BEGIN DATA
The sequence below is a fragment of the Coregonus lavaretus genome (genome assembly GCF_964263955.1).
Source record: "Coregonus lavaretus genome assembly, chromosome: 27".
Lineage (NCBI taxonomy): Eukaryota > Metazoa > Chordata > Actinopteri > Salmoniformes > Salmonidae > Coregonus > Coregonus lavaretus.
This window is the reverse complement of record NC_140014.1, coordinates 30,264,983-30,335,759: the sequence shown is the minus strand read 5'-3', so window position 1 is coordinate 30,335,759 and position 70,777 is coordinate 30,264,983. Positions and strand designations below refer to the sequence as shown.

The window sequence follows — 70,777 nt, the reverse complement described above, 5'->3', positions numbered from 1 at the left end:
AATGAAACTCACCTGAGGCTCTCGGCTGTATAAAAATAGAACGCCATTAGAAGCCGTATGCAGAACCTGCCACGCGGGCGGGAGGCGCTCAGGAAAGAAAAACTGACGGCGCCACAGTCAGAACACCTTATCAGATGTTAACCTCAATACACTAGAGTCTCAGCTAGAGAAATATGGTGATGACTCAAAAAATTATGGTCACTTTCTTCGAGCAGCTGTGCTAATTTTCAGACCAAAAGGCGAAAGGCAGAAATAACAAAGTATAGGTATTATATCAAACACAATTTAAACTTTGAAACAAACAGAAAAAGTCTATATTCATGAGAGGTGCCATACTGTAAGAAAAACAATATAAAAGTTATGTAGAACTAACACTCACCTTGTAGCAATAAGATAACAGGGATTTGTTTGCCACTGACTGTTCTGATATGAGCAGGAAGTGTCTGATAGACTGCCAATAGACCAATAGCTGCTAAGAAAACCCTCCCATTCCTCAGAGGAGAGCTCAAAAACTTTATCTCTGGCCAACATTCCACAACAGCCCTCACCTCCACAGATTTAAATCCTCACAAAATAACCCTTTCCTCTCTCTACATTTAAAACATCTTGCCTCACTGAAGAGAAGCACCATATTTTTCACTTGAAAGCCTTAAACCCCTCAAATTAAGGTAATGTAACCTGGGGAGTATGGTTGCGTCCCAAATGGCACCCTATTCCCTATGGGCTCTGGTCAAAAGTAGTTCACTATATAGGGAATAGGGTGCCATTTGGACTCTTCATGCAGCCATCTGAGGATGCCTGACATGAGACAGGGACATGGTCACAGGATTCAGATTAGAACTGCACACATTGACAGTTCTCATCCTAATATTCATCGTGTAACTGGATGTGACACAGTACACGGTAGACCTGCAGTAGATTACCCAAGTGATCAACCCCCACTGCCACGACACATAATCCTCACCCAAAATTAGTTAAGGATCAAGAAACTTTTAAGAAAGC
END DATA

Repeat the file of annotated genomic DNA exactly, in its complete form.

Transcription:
The sequence below is a fragment of the Coregonus lavaretus genome (genome assembly GCF_964263955.1).
Source record: "Coregonus lavaretus genome assembly, chromosome: 27".
Lineage (NCBI taxonomy): Eukaryota > Metazoa > Chordata > Actinopteri > Salmoniformes > Salmonidae > Coregonus > Coregonus lavaretus.
This window is the reverse complement of record NC_140014.1, coordinates 30,264,983-30,335,759: the sequence shown is the minus strand read 5'-3', so window position 1 is coordinate 30,335,759 and position 70,777 is coordinate 30,264,983. Positions and strand designations below refer to the sequence as shown.

The window sequence follows — 70,777 nt, the reverse complement described above, 5'->3', positions numbered from 1 at the left end:
AATGAAACTCACCTGAGGCTCTCGGCTGTATAAAAATAGAACGCCATTAGAAGCCGTATGCAGAACCTGCCACGCGGGCGGGAGGCGCTCAGGAAAGAAAAACTGACGGCGCCACAGTCAGAACACCTTATCAGATGTTAACCTCAATACACTAGAGTCTCAGCTAGAGAAATATGGTGATGACTCAAAAAATTATGGTCACTTTCTTCGAGCAGCTGTGCTAATTTTCAGACCAAAAGGCGAAAGGCAGAAATAACAAAGTATAGGTATTATATCAAACACAATTTAAACTTTGAAACAAACAGAAAAAGTCTATATTCATGAGAGGTGCCATACTGTAAGAAAAACAATATAAAAGTTATGTAGAACTAACACTCACCTTGTAGCAATAAGATAACAGGGATTTGTTTGCCACTGACTGTTCTGATATGAGCAGGAAGTGTCTGATAGACTGCCAATAGACCAATAGCTGCTAAGAAAACCCTCCCATTCCTCAGAGGAGAGCTCAAAAACTTTATCTCTGGCCAACATTCCACAACAGCCCTCACCTCCACAGATTTAAATCCTCACAAAATAACCCTTTCCTCTCTCTACATTTAAAACATCTTGCCTCACTGAAGAGAAGCACCATATTTTTCACTTGAAAGCCTTAAACCCCTCAAATTAAGGTAATGTAACCTGGGGAGTATGGTTGCGTCCCAAATGGCACCCTATTCCCTATGGGCTCTGGTCAAAAGTAGTTCACTATATAGGGAATAGGGTGCCATTTGGACTCTTCATGCAGCCATCTGAGGATGCCTGACATGAGACAGGGACATGGTCACAGGATTCAGATTAGAACTGCACACATTGACAGTTCTCATCCTAATATTCATCGTGTAACTGGATGTGACACAGTACACGGTAGACCTGCAGTAGATTACCCAAGTGATCAACCCCCACTGCCACGACACATAATCCTCACCCAAAATTAGTTAAGGATCAAGAAACTTTTAAGAAAGC